—If you missed the U.S.
Open Squash Championship
in Philadelphia last
month on “Squash TV,”
the Professional Squash
global real-time, paid,
you could see it on ESPN3.com
you’re an authenticated ESPN subscriber.
If you knew where to look, you could
also see parts of it on U.S. Open Squash’s
website and some early tournament matches
live and free via YouTube, which also archived
reruns for on-demand viewing.
One World Sports, which distributes live
events via linear satellite and cable channels,
also carried the Open as part of its
subscription package. Semifinal and final
matches were telecast worldwide, often on
ad-supported channels, via a satellite feed
coordinated by Total Sports Asia, which up-linked
from Philadelphia. The two weeks
of squash matches were played on courts
at Drexel University.
That’s at least five platforms and three
pricing structures to see the fast-paced
events in both men’s and women’s tourneys,
all fed from a single video production
team run by British-based Perform Group.
Although none of the organizers or distributors
has yet revealed the viewership
or financial results of the two-week tournament,
their tactics may offer a model for future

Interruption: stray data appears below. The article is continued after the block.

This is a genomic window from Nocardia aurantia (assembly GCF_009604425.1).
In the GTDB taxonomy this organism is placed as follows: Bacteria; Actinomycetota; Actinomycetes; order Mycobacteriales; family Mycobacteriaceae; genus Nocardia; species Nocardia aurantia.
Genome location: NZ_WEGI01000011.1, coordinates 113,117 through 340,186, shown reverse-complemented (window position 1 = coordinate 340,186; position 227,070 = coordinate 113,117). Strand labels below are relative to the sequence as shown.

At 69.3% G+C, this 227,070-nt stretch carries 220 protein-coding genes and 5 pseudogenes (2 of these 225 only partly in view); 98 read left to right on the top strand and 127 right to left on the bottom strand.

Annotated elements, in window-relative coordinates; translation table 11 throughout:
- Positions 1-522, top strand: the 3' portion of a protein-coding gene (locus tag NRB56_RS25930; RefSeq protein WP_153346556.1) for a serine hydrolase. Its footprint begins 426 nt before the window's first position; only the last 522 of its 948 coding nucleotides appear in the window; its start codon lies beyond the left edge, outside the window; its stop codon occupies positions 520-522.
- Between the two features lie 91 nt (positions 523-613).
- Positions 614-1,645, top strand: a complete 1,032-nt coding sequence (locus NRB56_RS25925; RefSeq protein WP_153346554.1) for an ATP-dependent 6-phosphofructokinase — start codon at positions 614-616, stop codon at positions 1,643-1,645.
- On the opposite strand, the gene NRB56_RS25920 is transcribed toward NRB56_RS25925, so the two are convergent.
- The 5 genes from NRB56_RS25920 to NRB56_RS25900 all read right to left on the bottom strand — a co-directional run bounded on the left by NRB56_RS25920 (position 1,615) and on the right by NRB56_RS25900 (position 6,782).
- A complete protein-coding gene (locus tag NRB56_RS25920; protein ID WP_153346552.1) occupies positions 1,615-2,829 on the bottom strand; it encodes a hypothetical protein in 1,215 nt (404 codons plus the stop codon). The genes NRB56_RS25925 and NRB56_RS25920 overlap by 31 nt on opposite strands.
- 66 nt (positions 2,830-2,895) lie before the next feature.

distribution of esoteric content aimed
at high-value audiences.
Kevin Klipstein, CEO of U.S. Squash, the
sport’s governing body in the United States
and organizer of October’s tournament, acknowledges
that the audience may be limited,
but the demographics are top notch. He
estimates that there are about 1.2 million
squash players in the United States, with an
average annual income of $350,000 and average
net worth of $1.5 million.
|Kevin D. Klipstein
That’s the target market for the digital
distribution, and it’s the sales pitch program
suppliers have been using as they
seek sponsorships for the elite sport and
its major events, such as the U.S. Open
Squash Championships. Hence, no surprise;
the primary sponsors are upscale
The multiplatform approach represents
an expansion strategy that could
be duplicated in other categories beyond
“Up to now we’ve been content with
streaming,” Klipstein said. “Now we’re going
after broadcast distribution deals for